“Why are we not on strike?”: Anger at the boiling point at Ventra after rejection of UAW contract

Anger is boiling among Ventra auto parts workers in Evart, Michigan, three days after they overwhelmingly rejected a sellout contract from the United Auto Workers union by 94.5 percent. Wages would have increased only $2.50 over the life of the five year deal, far below the rate of inflation. Workers currently make between $16 and $17 an hour, barely more than fast food workers, laboring in grueling conditions making parts which are critical for the entire auto industry.

In a significant step forward, workers launched the Ventra Evart Workers Rank-and-File Committee Tuesday. They issued a founding statement, demanding a $10 raise, the replacement of the bargaining committee with one drawn from the rank-and-file, the immediate convocation of a strike vote and an end to secret negotiations with management.

The UAW has announced that it will be extending the current agreement past Friday’s expiration date, but has been compelled to call a strike vote. However, this vote will be held either July 6 or 7, an entire week after the expiration of the current deal. Indicating that the UAW is still determined to block a strike, one union official wrote in all capital letters on social media: “A YES TO THE STRIKE VOTE DOES NOT MEAN WE STRIKE SIMPLY THAT WE ARE WILLING TO STRIKE IF THEY MAKE US!!”

One worker told the World Socialist Web Site that the scale of opposition in the plant was even greater than indicated in the final tally. “701 was the real count of the no, for the contract. There were 18 spoiled ballots where union members wrote ‘FU. Or F*** No’ on top of the 683 ‘no’ votes.” Opposition to the sellout is running at a fever pitch.

Another said, “We are the ones that make things operate. They are all about themselves and making him [CEO Shahid Khan] that money. He pours millions into the Jacksonville Jaguars and his yachts. He wasn’t even a billionaire before the pandemic and now he’s raking in the profits every month. Even local businesses like Howie’s Pizza have walked out on strike. If they are going to get a contract, why are we not on strike?”

He added, “The bargaining committee agreed to let them put cameras at every workstation right in your face even before the contract is voted on. Why would you sign an agreement for cameras to spy on us before we even have an agreement to vote on? And what about the bargaining committee members that have new vehicles, when the rest of us can barely afford to drive to work? We shouldn’t have to cut [time with] our kids short to make it to work. Right now, the price of groceries and the price of gasoline are so high on what we make you have to decide from week to week which one you’re going to buy.”

A production worker said, “All we know is we need something different; something needs to happen. Especially with this contract they brought [us]. The contract gave us a ‘raise’ of 60 cents [in one year], but we do more work than the money they’re offering us. This is plain ridiculousness!”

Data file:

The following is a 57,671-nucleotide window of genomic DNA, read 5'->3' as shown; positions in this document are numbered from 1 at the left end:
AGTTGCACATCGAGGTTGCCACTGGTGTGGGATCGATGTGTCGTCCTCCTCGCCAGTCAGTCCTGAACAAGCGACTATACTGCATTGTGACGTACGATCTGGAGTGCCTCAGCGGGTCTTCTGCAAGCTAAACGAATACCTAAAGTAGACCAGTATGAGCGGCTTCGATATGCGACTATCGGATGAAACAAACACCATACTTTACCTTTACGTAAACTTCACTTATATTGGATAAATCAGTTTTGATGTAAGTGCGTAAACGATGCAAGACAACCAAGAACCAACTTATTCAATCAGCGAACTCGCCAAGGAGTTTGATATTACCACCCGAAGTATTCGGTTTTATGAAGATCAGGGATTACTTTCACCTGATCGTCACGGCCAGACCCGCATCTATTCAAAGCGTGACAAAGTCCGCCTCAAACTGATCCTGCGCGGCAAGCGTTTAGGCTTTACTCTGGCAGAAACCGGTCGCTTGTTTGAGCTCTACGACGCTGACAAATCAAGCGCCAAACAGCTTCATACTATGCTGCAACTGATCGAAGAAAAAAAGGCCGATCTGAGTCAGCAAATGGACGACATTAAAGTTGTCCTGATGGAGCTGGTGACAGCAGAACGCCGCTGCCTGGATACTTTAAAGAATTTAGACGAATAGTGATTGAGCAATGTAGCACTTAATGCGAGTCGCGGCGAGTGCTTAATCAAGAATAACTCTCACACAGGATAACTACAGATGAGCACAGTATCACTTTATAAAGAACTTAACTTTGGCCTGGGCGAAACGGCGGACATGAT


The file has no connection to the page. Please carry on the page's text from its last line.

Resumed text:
He said that high-seniority workers have informed younger workers this was the first strike vote held in over a decade, indicating the corruption of the union bureaucracy. “The union picks and chooses who and what they want. People miss days because of health problems and get written up as no time off and take their points away. The union knows. Management, human resources and the union picks who they protect and the rest of us have to swallow our pride and continue working because we need our job.

“A few years ago, we had a woman in the shop lose her life because a pipe fell and hit her in the head. We weren’t able to leave and people had to continue working as our coworker laid on the floor and her blood and water was all over the floor.” Workers last Friday heard that another worker was seriously injured after a 30,000-pound die fell on a worker. “The guy who got hurt was taken to the hospital. Before this happened, we also had two other guys get severely burned.”

Another worker spoke about the broader concerns of workers. “Five year [contracts] don’t make sense. No one knows where the economy will go in five years. We have little to no raise. We’re told that the sister plant in Ionia starts workers at $17 per hour. They could do better.

“We were deemed essential, but we were exposed to COVID. There is no social distancing in a plant, we work on top of each other. If we were to strike the company would try to replace us, they don’t care about us.”

Another line worker spoke about union nepotism. “It’s all in who you know, or what some call it, a friends and family plant. I’m trying to keep it together for my kids’ sake. I shouldn’t have to give my life away or move up in the factory doing something that is gonna kill me or make me hurt more then I already do. They have people brainwashed with the bonuses. I mean they are nice but I’d rather have the raise over a bonus if I’d have to choose between them. $1,000 bonus is a 50 cent raise and a $500 is 25 cents. I would make more with the raise in the long run. Bonuses are here today, gone tomorrow.”

Another worker said, “They walk people out for nothing and then they work the rest of us harder. Short lines mean people have to run multiple machines. The union does nothing. How can I help build a rank and file committee?”